Idea for this article came from a you tube video named “try! Swift Tokyo 2018 — Optimizing Swift code for separation of concerns and simplicity”.
So for starters lets consider the following requirement for an iOS application
1. Make an API call
2. If API call returns some data then update / populate the user interface.
3. If API fails then let the user know the reason for the failure and give them a retry option.
Most common approach to go about this problem is to create a bunch of optional UI elements and assign them value as and when needed like following
Issue with this approach is that we have declared too many optionals here and because of that we have to write extra code for handling all these optionals.
Now take a look at the following code
Here we are making an API call and in the callback closure of the API call, we have written the logic to update the UI as per the response i.e. success / failure.
So what’s the problem here?
Suppose in future if a new requirement comes where a new view needs to be added to the existing view hierarchy or an existing view needs to be modified then people might write their own separate methods to implement the same and which will make view updating logic scattered all over the place which will lead to hard to debug code base.
Also making any further changes without breaking the existing application logic becomes a challenging task.
Solution — Swift Enums.
Here we have created an enum with all the possible UI states as enum cases. We have aslo created property name “state” to track the current application state and accordingly update the UI state of the application.
See the following code for details.
Here this “state” property abstracts all the UI update logic which has following advantages
1. At the start of the article we have discussed the issue of declaring too many optionals. So now due to enums we can get rid of all those optional UI elements and create and pass those UI elements as enum parameters when required.
2.This adds readability to the code as it makes UI changes corresponding to every application state very clear.
3. Extending this code base for any future requirements is easy as you just have to add the State case / cases (if required) and update the state property accordingly.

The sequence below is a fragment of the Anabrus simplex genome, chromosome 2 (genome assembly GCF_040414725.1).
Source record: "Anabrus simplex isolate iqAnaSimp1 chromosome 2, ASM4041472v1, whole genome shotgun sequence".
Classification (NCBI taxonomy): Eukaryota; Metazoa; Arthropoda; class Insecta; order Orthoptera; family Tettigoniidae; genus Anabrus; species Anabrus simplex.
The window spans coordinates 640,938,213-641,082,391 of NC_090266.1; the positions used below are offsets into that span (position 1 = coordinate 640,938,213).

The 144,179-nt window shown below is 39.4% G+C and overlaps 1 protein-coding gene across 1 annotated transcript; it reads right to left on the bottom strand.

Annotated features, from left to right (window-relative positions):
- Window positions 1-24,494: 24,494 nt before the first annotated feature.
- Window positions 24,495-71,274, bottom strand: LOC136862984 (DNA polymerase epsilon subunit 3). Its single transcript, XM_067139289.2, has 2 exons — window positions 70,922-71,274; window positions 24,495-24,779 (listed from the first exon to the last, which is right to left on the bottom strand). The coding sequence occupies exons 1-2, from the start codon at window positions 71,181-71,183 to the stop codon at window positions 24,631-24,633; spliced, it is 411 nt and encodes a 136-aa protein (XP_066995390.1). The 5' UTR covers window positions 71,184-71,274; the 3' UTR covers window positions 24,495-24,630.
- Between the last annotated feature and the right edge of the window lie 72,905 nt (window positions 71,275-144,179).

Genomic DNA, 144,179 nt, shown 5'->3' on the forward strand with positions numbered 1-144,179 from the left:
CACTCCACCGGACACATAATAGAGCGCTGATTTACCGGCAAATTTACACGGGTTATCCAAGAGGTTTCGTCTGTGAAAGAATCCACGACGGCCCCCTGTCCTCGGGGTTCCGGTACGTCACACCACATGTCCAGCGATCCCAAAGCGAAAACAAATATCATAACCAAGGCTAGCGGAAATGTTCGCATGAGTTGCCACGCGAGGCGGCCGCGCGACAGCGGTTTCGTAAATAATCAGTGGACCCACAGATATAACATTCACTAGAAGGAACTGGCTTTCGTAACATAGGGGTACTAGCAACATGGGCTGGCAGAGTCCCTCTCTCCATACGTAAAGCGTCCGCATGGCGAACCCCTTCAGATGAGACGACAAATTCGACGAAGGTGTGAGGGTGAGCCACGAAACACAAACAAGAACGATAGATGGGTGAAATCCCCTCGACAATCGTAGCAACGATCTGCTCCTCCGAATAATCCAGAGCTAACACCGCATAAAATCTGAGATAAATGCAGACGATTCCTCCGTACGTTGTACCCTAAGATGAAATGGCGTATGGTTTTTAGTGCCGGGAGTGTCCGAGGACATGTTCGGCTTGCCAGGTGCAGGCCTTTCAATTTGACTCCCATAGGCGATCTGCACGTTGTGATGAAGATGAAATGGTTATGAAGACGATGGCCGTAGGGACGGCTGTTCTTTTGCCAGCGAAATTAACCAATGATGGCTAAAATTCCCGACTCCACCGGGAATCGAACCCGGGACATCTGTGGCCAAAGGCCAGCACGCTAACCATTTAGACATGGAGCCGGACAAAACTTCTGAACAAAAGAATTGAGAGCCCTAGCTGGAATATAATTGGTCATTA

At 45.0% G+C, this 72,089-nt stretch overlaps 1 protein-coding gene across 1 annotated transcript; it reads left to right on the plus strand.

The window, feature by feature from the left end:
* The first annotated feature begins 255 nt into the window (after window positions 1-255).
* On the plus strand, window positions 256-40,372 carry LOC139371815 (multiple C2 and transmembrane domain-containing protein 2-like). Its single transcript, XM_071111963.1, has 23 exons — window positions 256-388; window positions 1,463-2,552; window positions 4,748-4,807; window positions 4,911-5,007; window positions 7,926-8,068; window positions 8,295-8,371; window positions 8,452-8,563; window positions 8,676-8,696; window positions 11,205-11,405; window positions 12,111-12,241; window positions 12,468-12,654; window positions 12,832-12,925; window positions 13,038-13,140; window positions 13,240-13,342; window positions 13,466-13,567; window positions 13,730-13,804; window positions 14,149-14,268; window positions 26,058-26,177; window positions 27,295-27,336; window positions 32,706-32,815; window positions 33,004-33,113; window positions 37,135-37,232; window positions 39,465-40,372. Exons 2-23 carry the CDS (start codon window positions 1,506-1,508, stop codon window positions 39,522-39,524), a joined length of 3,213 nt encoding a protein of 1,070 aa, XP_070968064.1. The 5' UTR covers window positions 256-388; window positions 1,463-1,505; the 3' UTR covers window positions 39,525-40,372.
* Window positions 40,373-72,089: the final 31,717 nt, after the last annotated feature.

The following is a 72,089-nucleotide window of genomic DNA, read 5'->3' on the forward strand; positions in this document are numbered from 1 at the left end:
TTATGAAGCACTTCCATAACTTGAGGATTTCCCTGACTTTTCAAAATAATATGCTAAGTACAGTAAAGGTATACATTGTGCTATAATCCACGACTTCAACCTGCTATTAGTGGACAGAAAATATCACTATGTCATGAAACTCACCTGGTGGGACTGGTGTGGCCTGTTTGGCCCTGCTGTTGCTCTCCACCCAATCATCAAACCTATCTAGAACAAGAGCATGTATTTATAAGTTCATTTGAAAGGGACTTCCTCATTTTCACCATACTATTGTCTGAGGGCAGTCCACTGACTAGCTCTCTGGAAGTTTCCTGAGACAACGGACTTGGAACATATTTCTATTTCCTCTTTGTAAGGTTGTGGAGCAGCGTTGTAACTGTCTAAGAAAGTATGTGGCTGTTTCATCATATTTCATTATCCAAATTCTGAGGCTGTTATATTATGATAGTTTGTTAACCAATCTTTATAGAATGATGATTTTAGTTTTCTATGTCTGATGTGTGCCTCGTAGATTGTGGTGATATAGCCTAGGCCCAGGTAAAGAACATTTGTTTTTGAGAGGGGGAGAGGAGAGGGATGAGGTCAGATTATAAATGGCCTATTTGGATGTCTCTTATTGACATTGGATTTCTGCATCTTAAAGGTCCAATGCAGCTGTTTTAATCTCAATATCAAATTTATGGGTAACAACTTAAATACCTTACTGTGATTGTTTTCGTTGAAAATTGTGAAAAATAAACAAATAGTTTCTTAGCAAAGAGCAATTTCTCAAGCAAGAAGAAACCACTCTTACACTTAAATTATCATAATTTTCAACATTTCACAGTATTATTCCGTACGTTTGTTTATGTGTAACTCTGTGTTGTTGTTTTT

One important piece of code mentioned in the codesnippet above is “visibleView = someView”. Lets see what and how of it
Here “visibleView” is just a property in which we are removing the existing visibleView in the “willSet” call and adding the new value of “visibleView” as a subview of the view controller’ view in the “didSet” call.
But how all the views in this class responds to these two methods i.e. addAsSubView(inView:) and removeAsSubViewFromParentView(). Answer to this question is a protocol.
So this is the protocol that all the views in this example confirms to which makes the logic to add and remove views very simple and also due to this, logic to add and remove views is abstracted inside those views, making our main view controller less cluttered.
Lets see how the API call looks after the introduction of this enum
Here we are updating the state property as per the api response and the state property takes care of all the UI update logic.
I have made two projects one is the starter project and other one is the completed project. Starter project is for those who are more of a DIY kind and completed project are for those who just want to see and execute the final changes.
Note — Starter project is added a zip file in the following repository.
That’s it for now and i hope you find this helpful. Thanks for reading. 😀😀😀
Resource for this article:
Git repo link — https://github.com/DVdroid/StateBasedUI.
Some post credit stuff — #MCU_Fan
The approach explained here is just a guideline and not a rule that you must have to follow. Like consider a scenario where you have an API call which populates a tableview. So now if a requirement comes where you have to sort the values of the tableview then this approach may cause an issue as you only have local reference of the tableview which will not be available outside the “state” property.
So solution of this problem is to create a reference of the tableview that can be access at the class level.
FYI — I discussed this issue with @javi (speaker of the talk mentioned above) and he suggest this solution.